Basically, this is not a product that we sell, we sell a concept. It takes time for a concept to sink in. However, people are slowly moving towards sustainable living and bamboo is part of that thought process.

Q: What are the roadblocks you face that makes it difficult to make bamboo houses?

– Laws: In each state, the laws on bamboo cultivation and transportation differ. It is also treated as a protected species like timber and sandalwood, when it is not even a tree. This makes using bamboo more difficult and disregards the long-term benefits of using bamboo in construction.

– Skilled Labour: As there is not much focus on skill development in bamboo construction and there is not much variety in scope of employment for those who take up the skill, there is a shortage of people willing to take up bamboo construction.

– Awareness: There is a lack of awareness about the benefits of switching to structures made of bamboo. Many don’t even know that such a concept exits.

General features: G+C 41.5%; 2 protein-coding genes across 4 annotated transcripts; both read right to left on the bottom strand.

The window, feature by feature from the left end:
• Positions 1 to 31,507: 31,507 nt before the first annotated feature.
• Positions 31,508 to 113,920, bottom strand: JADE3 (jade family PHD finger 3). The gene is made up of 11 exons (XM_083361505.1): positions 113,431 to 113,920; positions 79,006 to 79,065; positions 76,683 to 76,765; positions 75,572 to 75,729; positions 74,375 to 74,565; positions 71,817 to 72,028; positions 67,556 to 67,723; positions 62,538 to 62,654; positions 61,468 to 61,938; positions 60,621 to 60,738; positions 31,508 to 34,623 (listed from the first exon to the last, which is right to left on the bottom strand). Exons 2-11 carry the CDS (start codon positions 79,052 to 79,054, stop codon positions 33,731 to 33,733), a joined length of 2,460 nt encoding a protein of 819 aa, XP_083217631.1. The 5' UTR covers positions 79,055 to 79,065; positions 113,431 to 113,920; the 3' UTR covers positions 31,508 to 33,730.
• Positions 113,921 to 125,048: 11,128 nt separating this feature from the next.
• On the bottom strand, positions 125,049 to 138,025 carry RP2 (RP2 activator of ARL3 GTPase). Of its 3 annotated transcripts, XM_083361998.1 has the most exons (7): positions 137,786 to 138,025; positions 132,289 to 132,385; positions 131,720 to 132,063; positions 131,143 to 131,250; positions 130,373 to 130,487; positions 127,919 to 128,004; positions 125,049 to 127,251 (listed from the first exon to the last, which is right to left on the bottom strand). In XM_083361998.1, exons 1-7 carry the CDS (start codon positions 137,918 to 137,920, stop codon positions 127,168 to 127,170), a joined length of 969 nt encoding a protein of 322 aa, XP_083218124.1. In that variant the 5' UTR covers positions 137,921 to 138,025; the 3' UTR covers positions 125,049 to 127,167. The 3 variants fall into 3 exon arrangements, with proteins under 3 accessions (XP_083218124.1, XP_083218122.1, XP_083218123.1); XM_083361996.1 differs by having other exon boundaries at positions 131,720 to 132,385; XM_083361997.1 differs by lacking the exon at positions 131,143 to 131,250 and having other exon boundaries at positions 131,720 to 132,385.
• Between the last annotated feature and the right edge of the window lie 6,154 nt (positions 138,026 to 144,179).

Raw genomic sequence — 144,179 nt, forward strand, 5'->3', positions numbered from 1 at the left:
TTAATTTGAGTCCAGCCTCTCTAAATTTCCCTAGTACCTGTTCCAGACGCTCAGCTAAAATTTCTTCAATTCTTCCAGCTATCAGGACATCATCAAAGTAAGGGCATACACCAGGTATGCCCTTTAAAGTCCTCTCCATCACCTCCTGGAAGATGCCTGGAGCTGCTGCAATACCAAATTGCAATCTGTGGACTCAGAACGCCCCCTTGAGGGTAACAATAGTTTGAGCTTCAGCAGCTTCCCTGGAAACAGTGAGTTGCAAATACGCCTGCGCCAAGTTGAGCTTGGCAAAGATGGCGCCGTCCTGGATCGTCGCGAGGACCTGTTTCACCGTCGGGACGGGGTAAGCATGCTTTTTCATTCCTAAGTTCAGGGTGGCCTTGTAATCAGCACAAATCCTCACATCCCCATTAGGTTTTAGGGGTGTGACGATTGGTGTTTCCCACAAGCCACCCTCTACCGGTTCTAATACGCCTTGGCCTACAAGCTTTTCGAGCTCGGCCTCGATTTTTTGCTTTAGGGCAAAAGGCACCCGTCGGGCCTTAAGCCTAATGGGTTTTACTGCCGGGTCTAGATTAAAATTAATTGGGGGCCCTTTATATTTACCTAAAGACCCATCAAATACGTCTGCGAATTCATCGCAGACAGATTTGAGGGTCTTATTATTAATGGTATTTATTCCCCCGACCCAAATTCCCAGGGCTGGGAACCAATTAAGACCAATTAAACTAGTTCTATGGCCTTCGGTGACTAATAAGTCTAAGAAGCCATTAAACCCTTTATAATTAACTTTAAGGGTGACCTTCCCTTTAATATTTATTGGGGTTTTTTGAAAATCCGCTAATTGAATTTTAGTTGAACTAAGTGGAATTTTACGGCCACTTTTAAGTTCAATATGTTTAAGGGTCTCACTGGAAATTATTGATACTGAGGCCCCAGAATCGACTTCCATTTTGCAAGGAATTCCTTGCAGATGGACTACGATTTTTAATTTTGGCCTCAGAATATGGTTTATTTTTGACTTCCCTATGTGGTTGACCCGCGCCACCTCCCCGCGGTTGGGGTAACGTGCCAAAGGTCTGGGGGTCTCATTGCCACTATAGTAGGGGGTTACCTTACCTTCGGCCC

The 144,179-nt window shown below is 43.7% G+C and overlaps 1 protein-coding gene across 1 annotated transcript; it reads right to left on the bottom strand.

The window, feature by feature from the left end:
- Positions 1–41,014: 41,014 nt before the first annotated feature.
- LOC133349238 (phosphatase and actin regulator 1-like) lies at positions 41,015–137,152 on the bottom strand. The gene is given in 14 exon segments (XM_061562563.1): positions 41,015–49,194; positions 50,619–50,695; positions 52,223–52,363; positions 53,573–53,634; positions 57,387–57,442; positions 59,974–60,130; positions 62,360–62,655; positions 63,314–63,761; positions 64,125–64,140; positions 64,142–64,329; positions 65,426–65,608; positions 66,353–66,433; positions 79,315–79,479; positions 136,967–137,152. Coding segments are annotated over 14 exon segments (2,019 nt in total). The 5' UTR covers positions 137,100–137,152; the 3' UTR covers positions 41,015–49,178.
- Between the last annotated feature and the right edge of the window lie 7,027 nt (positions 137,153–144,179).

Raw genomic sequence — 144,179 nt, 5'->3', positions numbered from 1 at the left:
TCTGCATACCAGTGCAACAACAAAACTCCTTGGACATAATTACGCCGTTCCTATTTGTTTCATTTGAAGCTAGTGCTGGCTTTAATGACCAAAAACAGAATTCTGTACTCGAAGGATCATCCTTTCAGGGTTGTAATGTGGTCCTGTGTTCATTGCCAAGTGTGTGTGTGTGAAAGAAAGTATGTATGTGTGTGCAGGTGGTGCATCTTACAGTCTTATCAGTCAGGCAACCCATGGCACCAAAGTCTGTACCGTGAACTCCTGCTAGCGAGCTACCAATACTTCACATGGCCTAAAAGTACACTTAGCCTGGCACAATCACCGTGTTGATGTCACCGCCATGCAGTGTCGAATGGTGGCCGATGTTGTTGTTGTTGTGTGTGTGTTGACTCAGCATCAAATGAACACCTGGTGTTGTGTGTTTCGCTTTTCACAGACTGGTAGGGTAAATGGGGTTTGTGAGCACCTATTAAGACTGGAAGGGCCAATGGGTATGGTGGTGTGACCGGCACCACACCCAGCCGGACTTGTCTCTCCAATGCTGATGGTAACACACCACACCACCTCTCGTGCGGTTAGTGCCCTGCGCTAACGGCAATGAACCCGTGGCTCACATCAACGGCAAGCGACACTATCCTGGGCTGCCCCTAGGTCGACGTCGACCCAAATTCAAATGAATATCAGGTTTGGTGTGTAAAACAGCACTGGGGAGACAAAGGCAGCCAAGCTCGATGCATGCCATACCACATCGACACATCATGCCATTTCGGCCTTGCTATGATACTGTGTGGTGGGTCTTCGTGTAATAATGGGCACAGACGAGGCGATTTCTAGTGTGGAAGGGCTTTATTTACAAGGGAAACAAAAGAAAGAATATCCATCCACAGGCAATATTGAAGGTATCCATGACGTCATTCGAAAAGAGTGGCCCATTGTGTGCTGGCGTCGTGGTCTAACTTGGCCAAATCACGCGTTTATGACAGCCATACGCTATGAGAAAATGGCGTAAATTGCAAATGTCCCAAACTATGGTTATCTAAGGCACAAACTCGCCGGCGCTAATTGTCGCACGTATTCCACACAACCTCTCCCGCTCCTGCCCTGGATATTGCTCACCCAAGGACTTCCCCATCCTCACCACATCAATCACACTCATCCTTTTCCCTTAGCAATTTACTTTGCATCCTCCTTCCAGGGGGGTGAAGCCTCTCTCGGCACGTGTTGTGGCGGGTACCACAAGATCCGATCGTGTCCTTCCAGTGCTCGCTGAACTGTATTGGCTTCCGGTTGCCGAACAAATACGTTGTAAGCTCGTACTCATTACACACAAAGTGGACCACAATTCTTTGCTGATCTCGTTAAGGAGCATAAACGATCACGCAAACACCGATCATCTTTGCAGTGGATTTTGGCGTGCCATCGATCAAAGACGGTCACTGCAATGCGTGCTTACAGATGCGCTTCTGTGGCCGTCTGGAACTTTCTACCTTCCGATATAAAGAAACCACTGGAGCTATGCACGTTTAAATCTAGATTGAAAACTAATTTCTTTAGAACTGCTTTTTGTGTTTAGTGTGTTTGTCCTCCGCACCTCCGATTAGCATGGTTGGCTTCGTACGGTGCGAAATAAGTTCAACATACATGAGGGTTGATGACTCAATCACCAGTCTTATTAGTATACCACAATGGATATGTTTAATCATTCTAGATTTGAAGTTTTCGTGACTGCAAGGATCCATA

Q: Can anything be done to tackle these roadblocks at a governmental level or through mobilizing the sector?

We as an entity have tried our maximum, through our website, to provide information. In the last 14 years, we have successfully educated a lot of people about bamboo houses. The media has supported us by spread our message to more and more people. But this has been a process. This has been a continuous process and it will really take time. Changes in the law can further help us in our endeavors.

Q: There are many budding #PlanetProtectors who have ideas for environmentally sustainable businesses. Can you give them advice on how they can make their dreams into viable businesses?

A: You need to have a lot of patience when you want to get into social entrepreneurship. In the initial days when you have a concept or idea, nobody is going to believe that it will work out, very few people will believe in you or stand by you. It will be more of a struggle. When we started, there were not too many institutes supporting these causes. But now a lot of organizations and institutes are helping us spread the message. Apart from that, you have to believe in your idea. You have to create a step-by-step plan of how you’d like to go forward. You have to take risks but they should be calculated risks. Move ahead and do not give up easily.

About the author : Sonia D'Souza-Bhavsar

Founder, Dropledge